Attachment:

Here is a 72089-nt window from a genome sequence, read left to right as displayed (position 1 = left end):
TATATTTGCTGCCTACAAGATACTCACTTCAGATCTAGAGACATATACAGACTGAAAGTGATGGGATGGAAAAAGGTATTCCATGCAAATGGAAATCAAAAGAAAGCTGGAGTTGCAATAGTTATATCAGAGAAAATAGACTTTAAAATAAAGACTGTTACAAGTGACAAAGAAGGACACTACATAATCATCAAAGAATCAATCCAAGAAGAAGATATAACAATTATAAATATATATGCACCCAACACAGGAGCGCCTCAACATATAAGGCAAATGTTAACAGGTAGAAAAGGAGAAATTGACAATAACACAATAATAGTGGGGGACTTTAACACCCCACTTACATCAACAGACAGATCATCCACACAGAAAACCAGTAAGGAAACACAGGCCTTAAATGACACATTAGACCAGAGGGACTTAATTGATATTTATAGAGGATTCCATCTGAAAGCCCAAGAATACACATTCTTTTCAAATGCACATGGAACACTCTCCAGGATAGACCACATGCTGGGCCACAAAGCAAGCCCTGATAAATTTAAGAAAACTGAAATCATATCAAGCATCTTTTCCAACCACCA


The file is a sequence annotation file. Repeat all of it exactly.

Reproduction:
Here is a 72089-nt window from a genome sequence, read left to right as displayed (position 1 = left end):
TATATTTGCTGCCTACAAGATACTCACTTCAGATCTAGAGACATATACAGACTGAAAGTGATGGGATGGAAAAAGGTATTCCATGCAAATGGAAATCAAAAGAAAGCTGGAGTTGCAATAGTTATATCAGAGAAAATAGACTTTAAAATAAAGACTGTTACAAGTGACAAAGAAGGACACTACATAATCATCAAAGAATCAATCCAAGAAGAAGATATAACAATTATAAATATATATGCACCCAACACAGGAGCGCCTCAACATATAAGGCAAATGTTAACAGGTAGAAAAGGAGAAATTGACAATAACACAATAATAGTGGGGGACTTTAACACCCCACTTACATCAACAGACAGATCATCCACACAGAAAACCAGTAAGGAAACACAGGCCTTAAATGACACATTAGACCAGAGGGACTTAATTGATATTTATAGAGGATTCCATCTGAAAGCCCAAGAATACACATTCTTTTCAAATGCACATGGAACACTCTCCAGGATAGACCACATGCTGGGCCACAAAGCAAGCCCTGATAAATTTAAGAAAACTGAAATCATATCAAGCATCTTTTCCAACCACCA